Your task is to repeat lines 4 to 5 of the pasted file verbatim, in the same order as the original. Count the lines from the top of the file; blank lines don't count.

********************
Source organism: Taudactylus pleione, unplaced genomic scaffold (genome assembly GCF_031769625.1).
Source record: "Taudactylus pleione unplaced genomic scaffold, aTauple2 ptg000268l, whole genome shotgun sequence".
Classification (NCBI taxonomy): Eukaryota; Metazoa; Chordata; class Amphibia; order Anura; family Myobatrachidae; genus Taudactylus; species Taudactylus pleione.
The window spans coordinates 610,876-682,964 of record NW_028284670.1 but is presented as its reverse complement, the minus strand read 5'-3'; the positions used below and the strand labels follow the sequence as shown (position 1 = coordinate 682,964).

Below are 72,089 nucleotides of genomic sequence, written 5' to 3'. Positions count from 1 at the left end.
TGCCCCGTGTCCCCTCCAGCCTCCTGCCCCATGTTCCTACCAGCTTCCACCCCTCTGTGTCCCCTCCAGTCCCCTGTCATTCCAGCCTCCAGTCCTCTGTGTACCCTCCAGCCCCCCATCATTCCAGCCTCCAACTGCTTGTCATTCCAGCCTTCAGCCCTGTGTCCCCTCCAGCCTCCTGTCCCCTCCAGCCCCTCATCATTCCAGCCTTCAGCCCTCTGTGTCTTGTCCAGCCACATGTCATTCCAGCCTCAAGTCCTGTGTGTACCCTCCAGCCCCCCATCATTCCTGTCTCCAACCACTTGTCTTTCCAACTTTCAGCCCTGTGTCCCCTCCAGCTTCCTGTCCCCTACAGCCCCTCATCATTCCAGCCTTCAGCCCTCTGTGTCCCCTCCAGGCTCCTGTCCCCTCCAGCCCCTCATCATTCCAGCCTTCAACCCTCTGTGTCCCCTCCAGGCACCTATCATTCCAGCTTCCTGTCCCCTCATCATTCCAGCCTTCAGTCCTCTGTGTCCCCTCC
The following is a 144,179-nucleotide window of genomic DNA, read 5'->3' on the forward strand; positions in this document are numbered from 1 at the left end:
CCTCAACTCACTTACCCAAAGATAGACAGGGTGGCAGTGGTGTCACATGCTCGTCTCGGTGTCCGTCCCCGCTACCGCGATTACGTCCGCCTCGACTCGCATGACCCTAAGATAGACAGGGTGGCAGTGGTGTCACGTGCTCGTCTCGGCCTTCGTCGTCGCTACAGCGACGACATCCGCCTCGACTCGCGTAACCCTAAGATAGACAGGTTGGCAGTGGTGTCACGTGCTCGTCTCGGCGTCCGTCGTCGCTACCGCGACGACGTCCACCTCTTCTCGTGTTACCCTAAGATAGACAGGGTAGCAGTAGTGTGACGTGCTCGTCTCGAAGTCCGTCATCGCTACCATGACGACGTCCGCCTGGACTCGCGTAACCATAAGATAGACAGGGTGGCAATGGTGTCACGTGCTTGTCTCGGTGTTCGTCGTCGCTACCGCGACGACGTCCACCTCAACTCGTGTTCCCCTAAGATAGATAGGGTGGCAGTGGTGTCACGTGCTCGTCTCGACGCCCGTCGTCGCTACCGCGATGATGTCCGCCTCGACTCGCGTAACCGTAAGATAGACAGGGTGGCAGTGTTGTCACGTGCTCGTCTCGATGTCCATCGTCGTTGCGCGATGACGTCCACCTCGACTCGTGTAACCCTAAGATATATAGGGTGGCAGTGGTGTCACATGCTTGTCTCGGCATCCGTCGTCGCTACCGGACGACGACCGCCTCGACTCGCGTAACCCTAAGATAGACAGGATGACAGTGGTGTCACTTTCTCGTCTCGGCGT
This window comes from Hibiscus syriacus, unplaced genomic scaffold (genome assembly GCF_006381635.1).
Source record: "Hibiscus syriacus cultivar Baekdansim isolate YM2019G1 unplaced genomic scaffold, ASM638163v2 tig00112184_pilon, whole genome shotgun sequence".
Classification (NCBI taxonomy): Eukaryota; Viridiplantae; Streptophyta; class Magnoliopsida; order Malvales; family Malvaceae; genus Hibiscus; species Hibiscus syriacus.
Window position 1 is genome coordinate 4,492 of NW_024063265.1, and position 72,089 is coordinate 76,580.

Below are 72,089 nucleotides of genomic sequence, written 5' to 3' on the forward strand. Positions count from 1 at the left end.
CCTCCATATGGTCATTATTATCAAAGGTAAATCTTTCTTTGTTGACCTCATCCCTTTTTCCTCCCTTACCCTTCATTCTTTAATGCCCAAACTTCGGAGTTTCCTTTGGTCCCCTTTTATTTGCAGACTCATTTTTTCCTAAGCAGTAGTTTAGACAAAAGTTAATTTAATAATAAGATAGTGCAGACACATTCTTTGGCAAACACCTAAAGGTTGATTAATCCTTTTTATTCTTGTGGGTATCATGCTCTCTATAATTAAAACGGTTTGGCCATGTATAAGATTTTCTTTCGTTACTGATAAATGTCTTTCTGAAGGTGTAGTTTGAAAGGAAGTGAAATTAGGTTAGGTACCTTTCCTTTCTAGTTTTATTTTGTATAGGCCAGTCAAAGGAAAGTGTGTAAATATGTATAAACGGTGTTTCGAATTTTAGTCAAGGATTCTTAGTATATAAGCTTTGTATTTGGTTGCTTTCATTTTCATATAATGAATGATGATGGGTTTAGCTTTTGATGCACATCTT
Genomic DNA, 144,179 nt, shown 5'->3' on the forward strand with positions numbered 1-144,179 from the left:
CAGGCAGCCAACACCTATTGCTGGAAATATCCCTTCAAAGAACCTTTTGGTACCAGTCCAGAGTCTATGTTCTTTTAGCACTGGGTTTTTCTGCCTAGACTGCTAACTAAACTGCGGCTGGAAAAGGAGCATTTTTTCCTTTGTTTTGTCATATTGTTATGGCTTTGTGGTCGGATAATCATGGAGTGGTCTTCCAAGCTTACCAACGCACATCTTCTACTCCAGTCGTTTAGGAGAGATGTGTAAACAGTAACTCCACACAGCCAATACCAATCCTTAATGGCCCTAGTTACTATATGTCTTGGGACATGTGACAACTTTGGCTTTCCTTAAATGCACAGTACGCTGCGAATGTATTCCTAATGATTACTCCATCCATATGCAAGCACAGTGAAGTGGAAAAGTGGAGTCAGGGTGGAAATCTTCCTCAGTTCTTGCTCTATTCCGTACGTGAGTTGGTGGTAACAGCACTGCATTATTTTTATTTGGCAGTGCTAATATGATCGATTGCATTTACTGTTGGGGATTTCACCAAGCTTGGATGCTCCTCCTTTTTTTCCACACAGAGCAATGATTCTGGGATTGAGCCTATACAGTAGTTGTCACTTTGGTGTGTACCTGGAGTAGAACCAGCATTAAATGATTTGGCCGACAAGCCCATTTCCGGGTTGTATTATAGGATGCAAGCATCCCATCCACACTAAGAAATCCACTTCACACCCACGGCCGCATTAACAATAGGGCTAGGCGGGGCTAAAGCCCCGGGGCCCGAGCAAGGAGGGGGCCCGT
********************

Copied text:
The window spans coordinates 610,876-682,964 of record NW_028284670.1 but is presented as its reverse complement, the minus strand read 5'-3'; the positions used below and the strand labels follow the sequence as shown (position 1 = coordinate 682,964).

Below are 72,089 nucleotides of genomic sequence, written 5' to 3'. Positions count from 1 at the left end.